Brachytherapy Prostate Cancer Survival Rates

A full 14.29% or 1 out of every 7 men will be diagnosed with prostate cancer in his lifetime. One out of every three men who die from cancer had been diagnosed with prostate cancer. While prostate surgery, or prostatectomy, has proven effective in healing the cancer, there’s a 10% chance of urinary incontinence and a 50% chance of sexual dysfunction after the procedure.

What is Brachytherapy?

Cancer is normally treated with radiation, through a beam of radiation directed at the affected areas to kill cancer cells. Brachytherapy, to put it simply, does the radiation treatment from the inside out. It can also be called “internal radiation.” Small sources of radiation, called “seeds,” are placed in or near the affected area, for more targeted radiation treatment.

What are brachytherapy prostate cancer survival rates?

The Prostate Cancer Foundation of Chicago did a study over 11 years, from 1997 to 2008. They studied over 9,000 patients with prostate cancer. Of the patients, 67.5% were considered low risk, 29.36% were considered medium-risk or intermediate, and 1.01% were considered high-risk patients.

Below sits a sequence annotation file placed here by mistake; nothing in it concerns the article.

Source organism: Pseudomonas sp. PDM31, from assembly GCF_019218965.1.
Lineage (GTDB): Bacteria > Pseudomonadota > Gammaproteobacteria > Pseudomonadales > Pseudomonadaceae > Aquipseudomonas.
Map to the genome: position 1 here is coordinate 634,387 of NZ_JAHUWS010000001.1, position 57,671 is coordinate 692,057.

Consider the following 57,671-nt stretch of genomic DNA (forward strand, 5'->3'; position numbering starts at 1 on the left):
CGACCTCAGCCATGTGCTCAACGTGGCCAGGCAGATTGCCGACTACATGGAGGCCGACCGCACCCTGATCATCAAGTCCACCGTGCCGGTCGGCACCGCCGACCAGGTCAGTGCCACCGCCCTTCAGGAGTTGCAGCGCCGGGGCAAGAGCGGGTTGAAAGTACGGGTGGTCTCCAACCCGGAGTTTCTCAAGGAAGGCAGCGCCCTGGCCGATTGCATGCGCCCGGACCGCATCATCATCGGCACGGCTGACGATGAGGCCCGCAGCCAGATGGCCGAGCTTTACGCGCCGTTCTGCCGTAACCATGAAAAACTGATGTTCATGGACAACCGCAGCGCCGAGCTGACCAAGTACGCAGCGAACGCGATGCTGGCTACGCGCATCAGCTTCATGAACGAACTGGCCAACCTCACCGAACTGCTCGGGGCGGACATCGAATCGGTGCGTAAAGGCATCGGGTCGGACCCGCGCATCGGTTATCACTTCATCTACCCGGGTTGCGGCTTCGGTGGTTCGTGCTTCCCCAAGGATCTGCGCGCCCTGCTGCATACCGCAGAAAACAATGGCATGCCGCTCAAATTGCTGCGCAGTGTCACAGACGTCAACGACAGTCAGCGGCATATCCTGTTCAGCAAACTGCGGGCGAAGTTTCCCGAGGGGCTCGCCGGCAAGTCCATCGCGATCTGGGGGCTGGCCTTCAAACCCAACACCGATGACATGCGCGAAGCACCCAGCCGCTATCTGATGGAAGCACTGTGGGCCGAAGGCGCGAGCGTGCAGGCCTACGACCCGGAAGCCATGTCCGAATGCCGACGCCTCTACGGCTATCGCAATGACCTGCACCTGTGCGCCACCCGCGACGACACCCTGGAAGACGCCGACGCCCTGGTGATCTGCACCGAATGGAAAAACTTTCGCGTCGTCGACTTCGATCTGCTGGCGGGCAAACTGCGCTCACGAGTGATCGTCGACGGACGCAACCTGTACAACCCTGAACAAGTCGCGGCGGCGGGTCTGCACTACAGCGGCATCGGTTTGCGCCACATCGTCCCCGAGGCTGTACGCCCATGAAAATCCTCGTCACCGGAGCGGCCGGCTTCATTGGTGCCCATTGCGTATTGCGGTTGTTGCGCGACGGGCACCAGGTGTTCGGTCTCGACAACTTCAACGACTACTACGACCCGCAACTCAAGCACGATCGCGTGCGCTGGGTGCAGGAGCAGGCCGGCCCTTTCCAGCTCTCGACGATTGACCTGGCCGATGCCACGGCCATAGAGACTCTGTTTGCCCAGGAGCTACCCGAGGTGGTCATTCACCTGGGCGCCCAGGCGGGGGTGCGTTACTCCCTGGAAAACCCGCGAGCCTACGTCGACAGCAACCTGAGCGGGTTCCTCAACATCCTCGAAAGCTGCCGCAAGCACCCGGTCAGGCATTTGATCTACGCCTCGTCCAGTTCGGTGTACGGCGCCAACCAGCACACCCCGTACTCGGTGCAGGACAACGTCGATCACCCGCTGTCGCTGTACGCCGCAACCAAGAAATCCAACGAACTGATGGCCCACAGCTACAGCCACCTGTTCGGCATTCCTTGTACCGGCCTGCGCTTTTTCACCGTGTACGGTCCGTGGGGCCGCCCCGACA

All of the patients were treated with brachytherapy, wherein an ultrasound probe located the affected area and radiation seeds were injected into the prostate. Of the patients, those considered low-risk had a 95% 5-year survival rate. Medium-risk patients had an 89% 5-year survival rate, and high-risk patients had a 71% 5-year survival rate.

To survive 1 to 3 years is considered healthy. Overall, prostatectomy 5-year survival rates range from 55% to 71%. While it is possible for lower-risk patients to survive up to 5 years without brachytherapy, only 29% of high-risk prostate cancer patients survive 5 years. Comparatively, brachytherapy for prostate cancer has excellent survival raters.

 

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